“The sonic definition of happiness”
“The hair gel came out and the swing switched max on. The Zen Hussies came out to play on Saturday 21st February and they took the audience in their time machine and buzzed me, themselves and everyone, to a land where the crunch aint hittin’. And what a fantastic grunting, rolling voice the lead singer has. A Victoria sponge cake with fluorescent icing, the Hussies have the style and sound of the swing era, combined with a flourish of the modern, a bare footed sax player, a smattering of the modern hippy/new retro glam. The bare brick walls of the venue adding the element of an old dance hall, or a 30s jazz club perhaps.
So refreshing to watch a band play this kind of music live, and have so many adoring fans, dancing in circles, or with a burlesque feminine flourish.”
Feathers and Bricks
“Hailing from Bristol (in the UK) The Zen Hussies second long player (“Continental Adaptor”) is a free-for-all, no-holds-barred, get-your-lazy-ass-up-outta-that-seat-and-dance mixture of vintage jazz, swing and not-so-big band.
Some of the things that make this recording work are obvious: they’re great musicians and snappy dressers (both requirements for their chosen style(s)). But lots of bands can claim those two merits.
There are a couple of things that make The Zen Hussies stand out:
They’re daring. To keep “Continental Adaptor” from sounding like (yet) another tribute to a bygone era the band is wise enough to mix a goodly number of sounds into this album’s eight tunes. You can easily pick out the swing/jazz/elements but you’ll run across circus waltzes (“The Whiplash Waltz”), croonerific Sinatra-esque balladry (“Honey Bee Suite”) and damned if that doesn’t sound like SKA (“My Kinda Lady”). There’s a lot to hang your head on here and repeated liste”
“What can I say about the Zen Hussies? Well, quite a lot, actually. They are the undisputed masters of horn-heavy, Brylcreem-dripping swing-stomp, using their music as a powerful nerve-agent designed to get the feet of anyone within earshot moving manically across the dancefloor. With shades of big band swing, gypsy jazz, 50’s rock’n'roll, ska and a staggering cornucopia of other forms and facets, their tunes are toe-tapping at the very least.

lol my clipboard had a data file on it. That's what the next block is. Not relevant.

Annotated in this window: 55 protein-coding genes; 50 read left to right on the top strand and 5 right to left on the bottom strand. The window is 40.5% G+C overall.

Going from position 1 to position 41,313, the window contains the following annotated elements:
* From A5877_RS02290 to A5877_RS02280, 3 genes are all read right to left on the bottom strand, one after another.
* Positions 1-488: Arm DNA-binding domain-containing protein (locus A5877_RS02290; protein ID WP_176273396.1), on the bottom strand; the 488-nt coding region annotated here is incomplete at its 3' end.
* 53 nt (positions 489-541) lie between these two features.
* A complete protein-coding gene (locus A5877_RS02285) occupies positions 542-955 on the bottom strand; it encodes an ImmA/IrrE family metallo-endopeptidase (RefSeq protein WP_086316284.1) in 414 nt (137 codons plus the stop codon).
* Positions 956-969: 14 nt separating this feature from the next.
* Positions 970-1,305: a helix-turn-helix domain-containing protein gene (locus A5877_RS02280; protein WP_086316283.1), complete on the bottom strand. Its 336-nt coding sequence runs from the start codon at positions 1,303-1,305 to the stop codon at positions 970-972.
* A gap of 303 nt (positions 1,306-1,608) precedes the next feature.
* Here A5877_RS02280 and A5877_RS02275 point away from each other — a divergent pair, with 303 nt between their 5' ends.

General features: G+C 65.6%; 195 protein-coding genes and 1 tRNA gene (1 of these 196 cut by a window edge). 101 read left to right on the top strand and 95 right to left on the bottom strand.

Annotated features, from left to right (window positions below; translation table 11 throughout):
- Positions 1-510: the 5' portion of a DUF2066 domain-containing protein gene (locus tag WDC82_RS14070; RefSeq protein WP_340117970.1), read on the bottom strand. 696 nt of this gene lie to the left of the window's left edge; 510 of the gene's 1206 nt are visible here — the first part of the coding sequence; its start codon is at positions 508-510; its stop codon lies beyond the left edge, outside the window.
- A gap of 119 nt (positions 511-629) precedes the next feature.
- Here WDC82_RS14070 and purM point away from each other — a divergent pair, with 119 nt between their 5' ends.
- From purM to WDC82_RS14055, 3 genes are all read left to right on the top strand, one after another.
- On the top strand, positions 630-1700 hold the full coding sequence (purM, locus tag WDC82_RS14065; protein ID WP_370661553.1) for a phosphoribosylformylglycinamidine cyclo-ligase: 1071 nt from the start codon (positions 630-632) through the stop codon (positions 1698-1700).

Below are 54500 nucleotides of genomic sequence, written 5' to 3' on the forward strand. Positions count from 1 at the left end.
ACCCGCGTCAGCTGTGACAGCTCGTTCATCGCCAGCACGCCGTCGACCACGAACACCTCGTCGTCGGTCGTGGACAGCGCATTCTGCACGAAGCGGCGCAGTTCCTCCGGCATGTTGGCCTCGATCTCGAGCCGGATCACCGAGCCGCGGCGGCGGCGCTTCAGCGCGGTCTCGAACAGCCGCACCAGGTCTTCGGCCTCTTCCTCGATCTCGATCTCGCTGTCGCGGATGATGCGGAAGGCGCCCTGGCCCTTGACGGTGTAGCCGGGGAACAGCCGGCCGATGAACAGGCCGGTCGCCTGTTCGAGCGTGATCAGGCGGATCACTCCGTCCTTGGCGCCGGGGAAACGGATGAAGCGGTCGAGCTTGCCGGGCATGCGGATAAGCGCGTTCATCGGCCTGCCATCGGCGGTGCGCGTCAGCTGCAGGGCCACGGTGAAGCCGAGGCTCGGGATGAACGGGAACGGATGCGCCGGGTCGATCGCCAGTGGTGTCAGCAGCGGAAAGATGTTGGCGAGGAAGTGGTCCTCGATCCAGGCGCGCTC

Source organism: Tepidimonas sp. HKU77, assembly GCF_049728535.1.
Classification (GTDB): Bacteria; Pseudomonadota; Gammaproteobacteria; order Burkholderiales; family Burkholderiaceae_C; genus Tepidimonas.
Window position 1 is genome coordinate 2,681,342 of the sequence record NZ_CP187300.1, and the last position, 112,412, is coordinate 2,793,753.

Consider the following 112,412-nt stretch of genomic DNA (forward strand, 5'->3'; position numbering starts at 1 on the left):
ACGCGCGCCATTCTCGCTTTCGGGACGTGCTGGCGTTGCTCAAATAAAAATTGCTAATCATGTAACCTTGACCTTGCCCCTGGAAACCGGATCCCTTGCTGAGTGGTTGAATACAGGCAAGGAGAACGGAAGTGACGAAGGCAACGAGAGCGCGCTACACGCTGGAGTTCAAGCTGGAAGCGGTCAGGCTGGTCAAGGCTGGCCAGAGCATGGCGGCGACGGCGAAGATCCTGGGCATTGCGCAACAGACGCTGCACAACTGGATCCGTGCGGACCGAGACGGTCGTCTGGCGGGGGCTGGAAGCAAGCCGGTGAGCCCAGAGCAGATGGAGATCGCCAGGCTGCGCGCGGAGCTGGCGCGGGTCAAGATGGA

These smooth operators positively ooze class, albeit the kind of sleazy, smoky, speakeasy kind of class, which, in my book, is the classiest of all. They shake, they shimmy, they slide, they scream, they squawk- a many legged, multi-talented musical megalith here to prove the best music of the middle decades of the 20th century still micturates wildly over everything produced since, and is always more likely to get you dancing.
“• If you’ve ever stumbled across a Zen Hussies gig the chances are they’ll have troubled your feet already. After one hearing of their third album you’ll remember why – it’s all here, splendidly performed and recorded. Chirpy opener ‘Angelina Tout’ swings out with vintage jazziness, catchy as it gets and, like ‘Jetset Giro Gigolo’, tells a comically implausible tale with well-staged relish. There’s a shade of Ian Dury about ‘Catfood’, with raucous backing vocals and a rockabilly swing propelling the pun-strewn feline narrative, while the languidly unromantic ‘Not In The Mood’ belies a swing-ska classic while respecting it absolutely. They’re a splendid bunch, the Hussies - ace musicians with a sense of humour - and this is their best waxing yet. (Tony Benjamin)